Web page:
• Daniel Mason

  • Theme:Low Carbon Fuels
  • Project:Chemical vapor deposition for advanced lithium ion batteries and supercapacitors
  • Supervisor: Andrew Johnson
  • The Gorgon's Head - Bath University Logo


Dan graduated from the University of Bath in 2021, with a Master's degree in Chemistry, during which he spent a year on an industrial placement with Shell Global Solutions as a Fuel Innovations Intern. As part of this internship, Dan worked on projects associated with diesel and Gas-To-Liquid (GTL) fuels. This included creating a database for diesel vehicles that could be used for assessing additives in diesel fuel, as well as creating a tool to provide a quick scope into this data and help in the determination of whether the tested additive could feasibly be used. He also worked on a project which aimed to show benefits of GTL fuel compared to diesel, when used in a heavy-duty vehicle. Dan's final year project was looking into developing a suitable catalyst for the dehydrogenation of a Liquid Organic Hydrogen Carriers. Dan chose to further his studies at the AAPS CDT in the hopes of applying his knowledge to improve sustainability associated with the production and use of fuels. Outside of University, Dan enjoys playing and watching rugby, as well as spending time in the gym. He also enjoys cooking and travelling and experiencing new places.


  • I am learning to speak Turkish
  • I have a twin
  • I make a mean cheesecake
  • I have played rugby at the Rec, winning the cup final!

Chemical vapor deposition for advanced lithium ion batteries and supercapacitors

The age of the electric car is here. Advanced electrochemical energy storage is internationally considered as one of the disruptive technologies of the future. Early in 2021, the US automobile giant General Motors announced that it aims to stop selling petrol-powered and diesel models by 2035. Audi, based in Germany, plans to stop producing such vehicles by 2033. Many other automotive multinationals have issued similar road maps. Suddenly, the prevaricating and foot-dragging displayed by major carmakers on the electrifying their fleets is turning into a rush for the exit. Anticipating a world dominated by electric vehicles, chemists and materials scientists are working toward the development of new materials which will provide the structural frameworks of better electrodes and electrolytes for the next generation of batteries and supercapacitors.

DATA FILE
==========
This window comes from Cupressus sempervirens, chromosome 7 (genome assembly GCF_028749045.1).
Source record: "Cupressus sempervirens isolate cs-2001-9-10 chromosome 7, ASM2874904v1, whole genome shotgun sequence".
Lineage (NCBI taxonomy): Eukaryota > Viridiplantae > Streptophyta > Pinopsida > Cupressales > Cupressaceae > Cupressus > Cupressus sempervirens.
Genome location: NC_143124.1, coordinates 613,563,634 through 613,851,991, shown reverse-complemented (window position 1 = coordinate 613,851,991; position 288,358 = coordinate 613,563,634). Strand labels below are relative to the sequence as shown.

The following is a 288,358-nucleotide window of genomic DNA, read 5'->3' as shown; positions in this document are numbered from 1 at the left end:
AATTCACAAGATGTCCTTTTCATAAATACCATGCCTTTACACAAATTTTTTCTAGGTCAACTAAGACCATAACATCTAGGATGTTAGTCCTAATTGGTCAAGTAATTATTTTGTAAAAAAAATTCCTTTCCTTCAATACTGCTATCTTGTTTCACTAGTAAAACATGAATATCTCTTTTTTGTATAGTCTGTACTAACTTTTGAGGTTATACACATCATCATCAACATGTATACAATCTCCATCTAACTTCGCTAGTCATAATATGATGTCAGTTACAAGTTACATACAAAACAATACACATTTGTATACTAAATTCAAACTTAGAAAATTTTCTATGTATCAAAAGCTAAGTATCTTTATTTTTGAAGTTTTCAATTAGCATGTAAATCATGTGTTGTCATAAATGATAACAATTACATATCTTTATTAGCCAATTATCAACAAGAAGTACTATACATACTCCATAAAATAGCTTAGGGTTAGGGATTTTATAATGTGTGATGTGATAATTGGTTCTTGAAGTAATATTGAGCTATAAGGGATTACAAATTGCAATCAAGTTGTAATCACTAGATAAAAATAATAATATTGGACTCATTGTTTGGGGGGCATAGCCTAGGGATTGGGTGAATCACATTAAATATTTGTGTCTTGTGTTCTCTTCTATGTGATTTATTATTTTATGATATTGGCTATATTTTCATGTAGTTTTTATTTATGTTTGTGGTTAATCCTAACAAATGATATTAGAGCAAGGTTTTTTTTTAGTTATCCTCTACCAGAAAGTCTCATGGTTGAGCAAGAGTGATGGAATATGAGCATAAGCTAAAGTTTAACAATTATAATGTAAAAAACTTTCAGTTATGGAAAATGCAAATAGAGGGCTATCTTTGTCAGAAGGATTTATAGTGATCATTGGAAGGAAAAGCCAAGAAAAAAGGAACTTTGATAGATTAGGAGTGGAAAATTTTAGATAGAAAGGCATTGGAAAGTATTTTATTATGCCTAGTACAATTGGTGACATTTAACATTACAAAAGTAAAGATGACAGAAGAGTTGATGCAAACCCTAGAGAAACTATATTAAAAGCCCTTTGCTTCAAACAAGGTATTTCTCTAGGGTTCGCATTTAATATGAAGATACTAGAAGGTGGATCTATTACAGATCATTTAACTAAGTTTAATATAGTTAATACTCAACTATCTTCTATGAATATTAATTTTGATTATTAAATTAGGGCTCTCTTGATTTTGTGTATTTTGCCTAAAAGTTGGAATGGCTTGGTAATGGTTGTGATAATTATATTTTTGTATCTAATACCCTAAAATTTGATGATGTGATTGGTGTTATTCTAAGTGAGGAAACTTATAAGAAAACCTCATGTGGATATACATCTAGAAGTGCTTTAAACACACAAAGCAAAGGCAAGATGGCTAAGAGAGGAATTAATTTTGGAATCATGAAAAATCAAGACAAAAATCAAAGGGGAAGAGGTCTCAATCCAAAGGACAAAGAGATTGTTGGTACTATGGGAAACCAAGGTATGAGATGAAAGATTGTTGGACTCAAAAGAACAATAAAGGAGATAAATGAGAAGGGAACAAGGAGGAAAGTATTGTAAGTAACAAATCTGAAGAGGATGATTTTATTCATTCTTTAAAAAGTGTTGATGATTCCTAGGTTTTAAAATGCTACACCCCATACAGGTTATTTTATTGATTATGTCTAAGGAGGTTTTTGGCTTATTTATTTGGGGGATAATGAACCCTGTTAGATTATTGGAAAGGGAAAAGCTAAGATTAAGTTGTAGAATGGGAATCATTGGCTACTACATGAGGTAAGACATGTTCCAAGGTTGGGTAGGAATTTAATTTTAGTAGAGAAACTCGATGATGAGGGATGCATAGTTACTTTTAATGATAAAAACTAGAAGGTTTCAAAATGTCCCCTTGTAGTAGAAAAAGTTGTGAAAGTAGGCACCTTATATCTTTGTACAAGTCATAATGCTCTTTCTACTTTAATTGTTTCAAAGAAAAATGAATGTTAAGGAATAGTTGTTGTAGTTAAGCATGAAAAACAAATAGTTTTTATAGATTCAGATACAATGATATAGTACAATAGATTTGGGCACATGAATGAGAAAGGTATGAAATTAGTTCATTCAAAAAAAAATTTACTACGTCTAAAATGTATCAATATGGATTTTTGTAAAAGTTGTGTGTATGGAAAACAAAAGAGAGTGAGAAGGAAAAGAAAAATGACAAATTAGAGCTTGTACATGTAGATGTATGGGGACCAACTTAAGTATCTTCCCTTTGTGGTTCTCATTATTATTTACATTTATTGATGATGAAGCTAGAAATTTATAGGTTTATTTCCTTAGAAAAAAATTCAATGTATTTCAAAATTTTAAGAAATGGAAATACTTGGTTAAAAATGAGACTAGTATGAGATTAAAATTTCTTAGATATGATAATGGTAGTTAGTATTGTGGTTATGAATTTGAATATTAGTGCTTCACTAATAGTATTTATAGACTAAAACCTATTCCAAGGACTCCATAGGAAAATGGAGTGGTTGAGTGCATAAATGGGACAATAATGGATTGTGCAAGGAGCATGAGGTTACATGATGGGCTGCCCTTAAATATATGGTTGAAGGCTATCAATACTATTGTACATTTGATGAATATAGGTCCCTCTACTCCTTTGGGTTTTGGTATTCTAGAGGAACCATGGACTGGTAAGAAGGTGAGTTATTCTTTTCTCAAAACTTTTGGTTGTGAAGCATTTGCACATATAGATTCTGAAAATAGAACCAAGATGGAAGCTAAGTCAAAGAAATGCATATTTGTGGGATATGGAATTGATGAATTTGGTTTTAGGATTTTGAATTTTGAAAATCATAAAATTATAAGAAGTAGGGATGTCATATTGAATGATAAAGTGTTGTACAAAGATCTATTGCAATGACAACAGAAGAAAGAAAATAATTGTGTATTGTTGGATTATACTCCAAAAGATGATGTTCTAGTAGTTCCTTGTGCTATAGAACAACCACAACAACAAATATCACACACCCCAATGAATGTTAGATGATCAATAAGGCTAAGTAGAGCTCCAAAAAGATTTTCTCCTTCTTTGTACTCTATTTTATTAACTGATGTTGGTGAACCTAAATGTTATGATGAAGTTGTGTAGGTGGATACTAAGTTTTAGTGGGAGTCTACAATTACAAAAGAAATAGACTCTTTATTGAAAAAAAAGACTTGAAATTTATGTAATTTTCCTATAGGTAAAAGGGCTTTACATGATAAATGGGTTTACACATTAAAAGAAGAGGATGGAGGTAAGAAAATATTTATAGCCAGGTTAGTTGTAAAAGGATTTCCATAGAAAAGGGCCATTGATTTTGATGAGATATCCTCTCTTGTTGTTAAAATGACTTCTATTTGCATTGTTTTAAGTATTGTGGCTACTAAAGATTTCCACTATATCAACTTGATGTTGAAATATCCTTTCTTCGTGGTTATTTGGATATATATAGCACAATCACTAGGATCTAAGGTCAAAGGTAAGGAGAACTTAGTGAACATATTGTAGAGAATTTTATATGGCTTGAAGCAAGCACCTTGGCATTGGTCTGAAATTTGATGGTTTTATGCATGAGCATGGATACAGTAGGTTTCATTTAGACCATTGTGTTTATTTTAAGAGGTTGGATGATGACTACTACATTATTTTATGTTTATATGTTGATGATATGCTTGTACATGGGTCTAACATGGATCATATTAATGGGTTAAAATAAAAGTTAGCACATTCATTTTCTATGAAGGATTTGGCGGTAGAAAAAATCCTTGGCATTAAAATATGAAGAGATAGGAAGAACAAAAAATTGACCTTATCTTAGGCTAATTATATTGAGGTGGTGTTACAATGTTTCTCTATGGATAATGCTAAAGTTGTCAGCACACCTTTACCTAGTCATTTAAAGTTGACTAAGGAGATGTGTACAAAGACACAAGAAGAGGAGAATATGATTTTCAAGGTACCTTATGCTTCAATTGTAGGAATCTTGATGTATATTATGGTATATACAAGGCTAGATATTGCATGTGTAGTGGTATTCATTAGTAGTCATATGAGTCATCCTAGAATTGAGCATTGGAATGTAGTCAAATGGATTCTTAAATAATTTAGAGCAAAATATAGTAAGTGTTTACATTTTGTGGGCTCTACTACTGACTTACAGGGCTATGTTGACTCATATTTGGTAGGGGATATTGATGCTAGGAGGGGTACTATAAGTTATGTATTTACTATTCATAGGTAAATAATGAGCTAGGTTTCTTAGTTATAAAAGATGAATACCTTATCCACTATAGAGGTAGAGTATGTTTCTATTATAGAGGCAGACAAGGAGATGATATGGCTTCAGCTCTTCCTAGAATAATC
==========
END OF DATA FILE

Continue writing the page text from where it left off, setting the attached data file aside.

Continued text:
The application of non-line-of-sight deposition techniques, such as chemical vapor deposition (CVD) and atomic layer deposition (ALD), offer unique opportunities to produce well-defined high surface area current collectors, thin films, or various nanostructures of active (ion-storage) materials. Low electrical and ionic conductivities, high volume changes during charging, various types of mechanical, electrochemical or chemical degradation of electrodes and the resulting degradation are among the most frequently faced problems. To overcome these challenges, the formation of nanostructured composites with finely tuned microstructure, morphology and chemistry is required.

The research proposed here will focus on the development of advanced nanostructured 3D solid host networks for the formation of lithium chalcogenide-based intercalation cathode materials of the form MXn, including M-oxides, sulfides or selenides such as SnO SnO2, SnS2 SnSe2, SnSeS, SnSe0.5S0.5, MoSe2, GeS, MoS2 and WS2, all of which show an excellent ability to intercalate metals such as lithium or sodium.

By focusing on the development of these materials by CVD and ALD we hope to maximise and improve cell performance by virtue of the advantages that these processes provide, specifically (I) the ability to deposit conformally active materials onto highly structured scaffolds such as nano-carbon rods, tubes and flakes, (II) the ability to deposit dense uniform coatings onto electrode materials as protective shells (e.g. against chemical degradation) (III) the ability to form new materials, with a high degree of control over stoichiometry, new phases of materials by virtue of the judicious choice of CVD/ALD precursor, deposition parameters and through chemical doping (IV) the applicability of these deposition techniques to an industrial high throughput scale.

Throughout this research, Dan will pay particular attention to the application of sustainable materials avoiding metals in batteries that are scarce, expensive, problematic, or difficult to recycle.

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